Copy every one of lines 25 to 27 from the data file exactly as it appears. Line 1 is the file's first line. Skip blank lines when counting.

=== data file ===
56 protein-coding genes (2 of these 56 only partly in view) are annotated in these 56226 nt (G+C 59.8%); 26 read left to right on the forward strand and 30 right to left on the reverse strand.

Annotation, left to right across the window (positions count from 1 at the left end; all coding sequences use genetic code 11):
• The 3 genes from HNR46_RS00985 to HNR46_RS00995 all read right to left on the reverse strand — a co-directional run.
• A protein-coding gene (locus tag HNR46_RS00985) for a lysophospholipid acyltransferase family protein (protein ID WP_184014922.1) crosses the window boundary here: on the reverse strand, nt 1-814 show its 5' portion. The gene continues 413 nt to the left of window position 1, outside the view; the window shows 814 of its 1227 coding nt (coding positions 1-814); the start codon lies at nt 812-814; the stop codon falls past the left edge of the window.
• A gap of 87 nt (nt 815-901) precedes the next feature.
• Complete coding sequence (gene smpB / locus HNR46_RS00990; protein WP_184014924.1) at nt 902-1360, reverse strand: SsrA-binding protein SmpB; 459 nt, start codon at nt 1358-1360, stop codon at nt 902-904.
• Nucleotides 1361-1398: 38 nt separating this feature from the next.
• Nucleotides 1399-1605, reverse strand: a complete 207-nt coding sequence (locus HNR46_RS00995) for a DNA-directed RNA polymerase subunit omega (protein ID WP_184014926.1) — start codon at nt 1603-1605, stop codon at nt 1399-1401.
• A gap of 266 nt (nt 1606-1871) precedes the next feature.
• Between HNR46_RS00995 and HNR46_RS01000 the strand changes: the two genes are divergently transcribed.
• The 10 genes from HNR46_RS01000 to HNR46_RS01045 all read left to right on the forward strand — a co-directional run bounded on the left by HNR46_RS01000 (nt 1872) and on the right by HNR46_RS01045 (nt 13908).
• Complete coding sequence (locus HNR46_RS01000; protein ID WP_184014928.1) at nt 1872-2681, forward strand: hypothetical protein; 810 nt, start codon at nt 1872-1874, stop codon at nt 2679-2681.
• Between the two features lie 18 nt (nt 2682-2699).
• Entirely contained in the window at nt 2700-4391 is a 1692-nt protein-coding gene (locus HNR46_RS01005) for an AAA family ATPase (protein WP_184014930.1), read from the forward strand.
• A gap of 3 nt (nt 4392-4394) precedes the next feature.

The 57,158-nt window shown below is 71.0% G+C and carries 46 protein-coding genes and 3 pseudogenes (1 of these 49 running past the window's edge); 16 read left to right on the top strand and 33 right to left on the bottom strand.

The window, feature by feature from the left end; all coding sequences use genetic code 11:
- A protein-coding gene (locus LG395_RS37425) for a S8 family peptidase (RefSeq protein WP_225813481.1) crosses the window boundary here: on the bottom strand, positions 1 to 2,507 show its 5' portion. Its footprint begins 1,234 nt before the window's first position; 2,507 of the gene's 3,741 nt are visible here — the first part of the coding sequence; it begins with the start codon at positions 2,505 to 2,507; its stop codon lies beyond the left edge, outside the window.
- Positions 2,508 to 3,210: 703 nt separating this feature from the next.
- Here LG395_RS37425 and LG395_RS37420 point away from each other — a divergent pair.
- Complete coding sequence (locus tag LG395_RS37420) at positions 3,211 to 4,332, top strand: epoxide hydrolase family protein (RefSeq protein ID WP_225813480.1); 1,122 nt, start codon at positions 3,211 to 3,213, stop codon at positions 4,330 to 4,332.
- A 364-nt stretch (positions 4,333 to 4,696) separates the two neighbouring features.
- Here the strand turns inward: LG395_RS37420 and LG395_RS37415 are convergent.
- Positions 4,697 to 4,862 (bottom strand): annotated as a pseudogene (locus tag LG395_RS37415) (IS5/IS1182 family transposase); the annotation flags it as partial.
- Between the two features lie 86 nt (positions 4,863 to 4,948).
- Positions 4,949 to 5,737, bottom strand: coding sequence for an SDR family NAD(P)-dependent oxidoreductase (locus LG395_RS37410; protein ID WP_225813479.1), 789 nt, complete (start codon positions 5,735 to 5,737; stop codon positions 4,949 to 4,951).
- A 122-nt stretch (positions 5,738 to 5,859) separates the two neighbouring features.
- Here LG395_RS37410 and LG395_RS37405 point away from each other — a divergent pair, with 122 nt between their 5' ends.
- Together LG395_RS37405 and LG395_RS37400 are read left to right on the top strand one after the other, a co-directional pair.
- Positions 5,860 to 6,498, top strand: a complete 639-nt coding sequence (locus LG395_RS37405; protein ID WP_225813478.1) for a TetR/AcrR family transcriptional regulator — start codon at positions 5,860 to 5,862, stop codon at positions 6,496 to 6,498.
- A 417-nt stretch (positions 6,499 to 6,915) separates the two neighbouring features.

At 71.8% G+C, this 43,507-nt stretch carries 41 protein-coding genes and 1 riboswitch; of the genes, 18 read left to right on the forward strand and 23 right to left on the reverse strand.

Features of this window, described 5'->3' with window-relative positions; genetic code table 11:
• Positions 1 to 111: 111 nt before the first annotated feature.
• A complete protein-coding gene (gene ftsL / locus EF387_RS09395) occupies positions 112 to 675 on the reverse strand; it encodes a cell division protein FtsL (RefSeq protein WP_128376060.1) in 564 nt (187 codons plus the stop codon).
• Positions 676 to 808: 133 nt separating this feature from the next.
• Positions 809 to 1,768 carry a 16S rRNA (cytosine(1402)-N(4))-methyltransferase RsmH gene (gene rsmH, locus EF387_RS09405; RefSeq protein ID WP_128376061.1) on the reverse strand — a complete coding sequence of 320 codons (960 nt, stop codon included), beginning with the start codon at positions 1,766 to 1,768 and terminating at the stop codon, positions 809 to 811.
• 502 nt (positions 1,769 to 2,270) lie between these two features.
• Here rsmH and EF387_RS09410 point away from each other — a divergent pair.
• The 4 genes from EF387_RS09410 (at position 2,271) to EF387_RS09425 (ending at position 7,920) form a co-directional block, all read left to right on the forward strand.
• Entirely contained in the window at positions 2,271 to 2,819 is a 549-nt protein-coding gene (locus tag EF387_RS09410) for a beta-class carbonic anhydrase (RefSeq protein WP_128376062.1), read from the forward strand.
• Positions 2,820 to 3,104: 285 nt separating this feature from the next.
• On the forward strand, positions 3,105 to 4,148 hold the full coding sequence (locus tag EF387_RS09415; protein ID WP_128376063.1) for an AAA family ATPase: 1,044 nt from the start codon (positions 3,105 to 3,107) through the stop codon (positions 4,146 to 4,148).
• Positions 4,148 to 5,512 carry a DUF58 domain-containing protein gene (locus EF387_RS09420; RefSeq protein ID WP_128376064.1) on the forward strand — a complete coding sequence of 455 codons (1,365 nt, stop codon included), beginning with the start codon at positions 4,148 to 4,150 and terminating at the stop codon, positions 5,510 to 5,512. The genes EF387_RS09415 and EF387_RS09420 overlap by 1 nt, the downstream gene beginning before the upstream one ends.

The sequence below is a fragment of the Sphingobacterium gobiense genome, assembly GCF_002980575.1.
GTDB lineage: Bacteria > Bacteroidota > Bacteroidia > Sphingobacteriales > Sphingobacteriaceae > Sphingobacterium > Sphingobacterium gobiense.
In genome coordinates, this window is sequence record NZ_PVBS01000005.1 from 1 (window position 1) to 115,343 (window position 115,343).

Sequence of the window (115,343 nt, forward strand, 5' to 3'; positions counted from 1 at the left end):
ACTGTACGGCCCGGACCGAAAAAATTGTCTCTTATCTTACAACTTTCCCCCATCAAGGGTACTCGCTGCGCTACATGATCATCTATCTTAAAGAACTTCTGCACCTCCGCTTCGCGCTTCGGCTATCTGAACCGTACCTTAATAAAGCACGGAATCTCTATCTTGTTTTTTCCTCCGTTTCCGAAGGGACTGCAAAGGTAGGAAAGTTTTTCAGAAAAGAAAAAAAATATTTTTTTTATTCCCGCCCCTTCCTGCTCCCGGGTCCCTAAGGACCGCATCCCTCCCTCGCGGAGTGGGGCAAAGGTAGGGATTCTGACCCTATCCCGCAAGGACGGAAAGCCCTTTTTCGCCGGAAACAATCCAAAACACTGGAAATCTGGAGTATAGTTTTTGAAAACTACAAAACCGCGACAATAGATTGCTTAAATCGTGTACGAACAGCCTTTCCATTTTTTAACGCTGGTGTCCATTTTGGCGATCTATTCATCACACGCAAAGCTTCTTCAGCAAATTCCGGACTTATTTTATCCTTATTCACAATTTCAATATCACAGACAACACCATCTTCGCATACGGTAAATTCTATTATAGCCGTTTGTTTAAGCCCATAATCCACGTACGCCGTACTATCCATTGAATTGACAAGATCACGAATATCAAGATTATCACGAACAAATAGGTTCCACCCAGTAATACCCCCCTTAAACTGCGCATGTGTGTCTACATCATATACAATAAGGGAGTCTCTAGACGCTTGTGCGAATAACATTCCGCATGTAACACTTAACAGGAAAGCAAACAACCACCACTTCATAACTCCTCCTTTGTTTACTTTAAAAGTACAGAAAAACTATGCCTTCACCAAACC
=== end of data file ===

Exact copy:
- Between the two features lie 86 nt (positions 4,863 to 4,948).
- Positions 4,949 to 5,737, bottom strand: coding sequence for an SDR family NAD(P)-dependent oxidoreductase (locus LG395_RS37410; protein ID WP_225813479.1), 789 nt, complete (start codon positions 5,735 to 5,737; stop codon positions 4,949 to 4,951).
- A 122-nt stretch (positions 5,738 to 5,859) separates the two neighbouring features.